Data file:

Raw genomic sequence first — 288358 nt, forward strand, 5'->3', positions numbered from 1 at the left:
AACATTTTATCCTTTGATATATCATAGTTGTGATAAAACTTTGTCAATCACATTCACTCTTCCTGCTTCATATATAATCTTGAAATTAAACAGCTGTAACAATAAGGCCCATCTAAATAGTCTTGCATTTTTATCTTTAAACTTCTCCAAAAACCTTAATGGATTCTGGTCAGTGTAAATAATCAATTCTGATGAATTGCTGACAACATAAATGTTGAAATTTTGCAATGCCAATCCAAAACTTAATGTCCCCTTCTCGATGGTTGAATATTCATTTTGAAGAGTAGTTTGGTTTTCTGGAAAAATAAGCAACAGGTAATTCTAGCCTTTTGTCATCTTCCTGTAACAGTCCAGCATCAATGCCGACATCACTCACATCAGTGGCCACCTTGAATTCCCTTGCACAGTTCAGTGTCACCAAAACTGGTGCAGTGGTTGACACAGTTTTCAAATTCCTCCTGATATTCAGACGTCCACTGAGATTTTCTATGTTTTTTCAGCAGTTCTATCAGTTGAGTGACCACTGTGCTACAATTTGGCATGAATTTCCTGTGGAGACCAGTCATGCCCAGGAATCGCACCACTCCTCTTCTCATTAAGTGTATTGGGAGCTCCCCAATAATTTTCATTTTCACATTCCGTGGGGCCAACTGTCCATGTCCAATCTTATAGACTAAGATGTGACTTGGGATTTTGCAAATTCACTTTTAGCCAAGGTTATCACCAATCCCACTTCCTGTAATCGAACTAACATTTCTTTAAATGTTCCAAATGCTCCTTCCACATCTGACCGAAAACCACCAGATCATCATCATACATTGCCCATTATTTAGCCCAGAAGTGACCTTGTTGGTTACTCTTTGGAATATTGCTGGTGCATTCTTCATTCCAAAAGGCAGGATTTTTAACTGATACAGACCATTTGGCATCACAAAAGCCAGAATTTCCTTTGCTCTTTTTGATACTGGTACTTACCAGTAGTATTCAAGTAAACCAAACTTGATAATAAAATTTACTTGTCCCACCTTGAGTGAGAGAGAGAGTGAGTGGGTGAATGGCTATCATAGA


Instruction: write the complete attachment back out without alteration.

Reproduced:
Raw genomic sequence first — 288358 nt, forward strand, 5'->3', positions numbered from 1 at the left:
AACATTTTATCCTTTGATATATCATAGTTGTGATAAAACTTTGTCAATCACATTCACTCTTCCTGCTTCATATATAATCTTGAAATTAAACAGCTGTAACAATAAGGCCCATCTAAATAGTCTTGCATTTTTATCTTTAAACTTCTCCAAAAACCTTAATGGATTCTGGTCAGTGTAAATAATCAATTCTGATGAATTGCTGACAACATAAATGTTGAAATTTTGCAATGCCAATCCAAAACTTAATGTCCCCTTCTCGATGGTTGAATATTCATTTTGAAGAGTAGTTTGGTTTTCTGGAAAAATAAGCAACAGGTAATTCTAGCCTTTTGTCATCTTCCTGTAACAGTCCAGCATCAATGCCGACATCACTCACATCAGTGGCCACCTTGAATTCCCTTGCACAGTTCAGTGTCACCAAAACTGGTGCAGTGGTTGACACAGTTTTCAAATTCCTCCTGATATTCAGACGTCCACTGAGATTTTCTATGTTTTTTCAGCAGTTCTATCAGTTGAGTGACCACTGTGCTACAATTTGGCATGAATTTCCTGTGGAGACCAGTCATGCCCAGGAATCGCACCACTCCTCTTCTCATTAAGTGTATTGGGAGCTCCCCAATAATTTTCATTTTCACATTCCGTGGGGCCAACTGTCCATGTCCAATCTTATAGACTAAGATGTGACTTGGGATTTTGCAAATTCACTTTTAGCCAAGGTTATCACCAATCCCACTTCCTGTAATCGAACTAACATTTCTTTAAATGTTCCAAATGCTCCTTCCACATCTGACCGAAAACCACCAGATCATCATCATACATTGCCCATTATTTAGCCCAGAAGTGACCTTGTTGGTTACTCTTTGGAATATTGCTGGTGCATTCTTCATTCCAAAAGGCAGGATTTTTAACTGATACAGACCATTTGGCATCACAAAAGCCAGAATTTCCTTTGCTCTTTTTGATACTGGTACTTACCAGTAGTATTCAAGTAAACCAAACTTGATAATAAAATTTACTTGTCCCACCTTGAGTGAGAGAGAGAGTGAGTGGGTGAATGGCTATCATAGA